Traffic Stops Persuade People To Avoid Drinking And Driving : Shots - Health News Everyone knows it's dangerous to drink and drive, but a lot of people still do it. Strict enforcement of traffic laws makes it less likely that people will get behind the wheel when soused.
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Traffic Stops Persuade People To Avoid Drinking And Driving

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Traffic Stops Persuade People To Avoid Drinking And Driving

Traffic Stops Persuade People To Avoid Drinking And Driving

Traffic Stops Persuade People To Avoid Drinking And Driving

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  • <iframe src="https://www.npr.org/player/embed/371944905/373934330" width="100%" height="290" frameborder="0" scrolling="no" title="NPR embedded audio player">
  • Transcript

Police officers check drivers at a sobriety checkpoint in Escondido, Calif. Lenny Ignelzi/AP hide caption

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Lenny Ignelzi/AP

Police officers check drivers at a sobriety checkpoint in Escondido, Calif.

Lenny Ignelzi/AP

It's a big concern during the holiday season — drunken drivers on the roads and highways. Every year, 10,000 people are killed in crashes in the United States involving a driver under the influence. Now researchers say there are steps communities can take to decrease the number of drivers who are drunk.

When police strictly enforce traffic laws, drunken driving decreases, according to Jim Fell, a senior research scientist at the Pacific Institute for Research and Evaluation who focuses on impaired driving and underage drinking. He wanted to know exactly which laws worked best to persuade people to stop drinking and driving.

Fell looked at 30 different communities and tallied up their responses to six different measures, including tickets for reckless driving or not wearing seat belts, and how often police pulled suspicious drivers to the side of the road to check their license and their sobriety.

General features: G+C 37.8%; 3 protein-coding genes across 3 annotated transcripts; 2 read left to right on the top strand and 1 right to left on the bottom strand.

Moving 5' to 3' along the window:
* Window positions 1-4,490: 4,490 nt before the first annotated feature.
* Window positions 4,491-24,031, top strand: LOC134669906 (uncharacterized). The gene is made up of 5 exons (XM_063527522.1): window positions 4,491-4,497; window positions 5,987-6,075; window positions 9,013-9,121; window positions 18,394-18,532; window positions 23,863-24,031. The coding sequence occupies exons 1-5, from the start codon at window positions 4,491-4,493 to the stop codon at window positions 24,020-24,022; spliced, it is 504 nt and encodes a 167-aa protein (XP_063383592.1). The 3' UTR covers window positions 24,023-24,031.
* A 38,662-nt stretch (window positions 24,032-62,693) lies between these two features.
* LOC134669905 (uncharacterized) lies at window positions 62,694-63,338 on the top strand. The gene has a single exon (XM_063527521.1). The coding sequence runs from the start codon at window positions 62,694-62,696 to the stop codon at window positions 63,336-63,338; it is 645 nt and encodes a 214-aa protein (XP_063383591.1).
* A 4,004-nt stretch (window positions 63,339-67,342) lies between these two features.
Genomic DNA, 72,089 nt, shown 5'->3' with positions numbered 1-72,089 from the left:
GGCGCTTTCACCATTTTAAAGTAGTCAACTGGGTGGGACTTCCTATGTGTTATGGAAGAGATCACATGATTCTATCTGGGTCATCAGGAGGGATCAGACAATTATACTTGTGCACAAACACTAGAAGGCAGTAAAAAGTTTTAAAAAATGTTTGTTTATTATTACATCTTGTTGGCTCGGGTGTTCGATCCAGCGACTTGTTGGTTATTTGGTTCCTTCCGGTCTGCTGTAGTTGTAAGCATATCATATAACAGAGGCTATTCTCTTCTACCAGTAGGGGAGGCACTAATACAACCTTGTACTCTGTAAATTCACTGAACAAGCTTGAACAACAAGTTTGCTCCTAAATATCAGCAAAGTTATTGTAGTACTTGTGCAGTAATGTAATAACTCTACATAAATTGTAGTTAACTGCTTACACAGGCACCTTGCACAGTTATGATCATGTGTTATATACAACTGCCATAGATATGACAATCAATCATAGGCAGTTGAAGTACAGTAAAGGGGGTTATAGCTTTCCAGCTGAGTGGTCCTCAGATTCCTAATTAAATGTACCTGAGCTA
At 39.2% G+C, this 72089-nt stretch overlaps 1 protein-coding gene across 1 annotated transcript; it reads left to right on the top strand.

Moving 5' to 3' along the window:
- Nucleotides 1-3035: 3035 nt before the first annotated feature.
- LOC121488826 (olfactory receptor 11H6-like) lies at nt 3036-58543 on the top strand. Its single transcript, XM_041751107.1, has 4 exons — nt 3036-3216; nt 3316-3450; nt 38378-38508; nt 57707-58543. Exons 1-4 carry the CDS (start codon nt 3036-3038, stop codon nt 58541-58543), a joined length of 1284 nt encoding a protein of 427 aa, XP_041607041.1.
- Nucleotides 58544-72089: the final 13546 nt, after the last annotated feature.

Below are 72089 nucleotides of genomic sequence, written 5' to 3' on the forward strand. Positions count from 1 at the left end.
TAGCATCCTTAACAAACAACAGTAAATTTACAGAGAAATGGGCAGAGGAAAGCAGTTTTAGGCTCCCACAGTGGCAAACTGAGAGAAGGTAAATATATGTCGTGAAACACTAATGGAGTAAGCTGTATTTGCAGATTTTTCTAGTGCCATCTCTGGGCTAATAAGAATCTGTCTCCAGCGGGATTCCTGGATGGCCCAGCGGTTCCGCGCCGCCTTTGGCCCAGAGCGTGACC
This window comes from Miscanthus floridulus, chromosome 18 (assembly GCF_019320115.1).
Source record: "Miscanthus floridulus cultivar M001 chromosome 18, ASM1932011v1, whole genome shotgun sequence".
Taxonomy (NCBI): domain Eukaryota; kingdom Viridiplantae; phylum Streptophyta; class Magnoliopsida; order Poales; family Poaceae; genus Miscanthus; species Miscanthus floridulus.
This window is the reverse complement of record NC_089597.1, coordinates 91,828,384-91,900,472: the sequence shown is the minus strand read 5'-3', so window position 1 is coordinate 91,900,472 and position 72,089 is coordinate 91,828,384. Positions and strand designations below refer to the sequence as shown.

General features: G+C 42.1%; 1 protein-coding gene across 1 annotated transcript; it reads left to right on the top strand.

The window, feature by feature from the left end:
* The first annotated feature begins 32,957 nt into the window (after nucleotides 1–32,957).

He found that in communities with a high number of traffic stops, impaired driving was very low. On the other hand, in communities with very few traffic stops, impaired driving was much higher, "on the order of two to three times higher," says Fell.

The study was published online in Alcoholism: Clinical and Experimental Research.

The same went for arrests for driving under the influence. The more DUI arrests, the fewer drunken drivers out on the roads.

In large part, Fell says, that's because word spreads quickly. When people know DUI laws are strictly enforced, "they think twice about drinking and driving." And when people see someone pulled to the side of the road by a cop, he adds, they'll likely consider their own speed and sobriety.

The United States made remarkable progress in reducing drinking and driving between 1982 and 1997. At the time, Fell worked at the National Highway Traffic Safety Administration, which was trying very hard to get the public to pay attention to the damages inflicted by drunken driving. "We just couldn't do it," he says, "then all of a sudden an organization came along called Mothers Against Drunk Driving (MADD) and they put faces on the fatalities."

MADD and other organizations successfully pressured state legislatures to get tough with drunken-driving laws. And drunken driving nationwide decreased by 43 percent.

It's time to step up enforcement once again and toughen standards for what constitutes drunken driving, Fell says. Right now a blood alcohol concentration level of 0.08 percent means someone is intoxicated. That's about four drinks for a 170-pound male within one hour on an empty stomach, he says, "so you can imagine that's quite a bit of alcohol."

By contrast, in Australia and all of Europe, drivers are considered drunk if their blood alcohol concentration is 0.05 percent, which is about 2.5 drinks in one hour. Adopting similar standards has been recommended by highway safety officials in this country. But, so far, no states have made the change.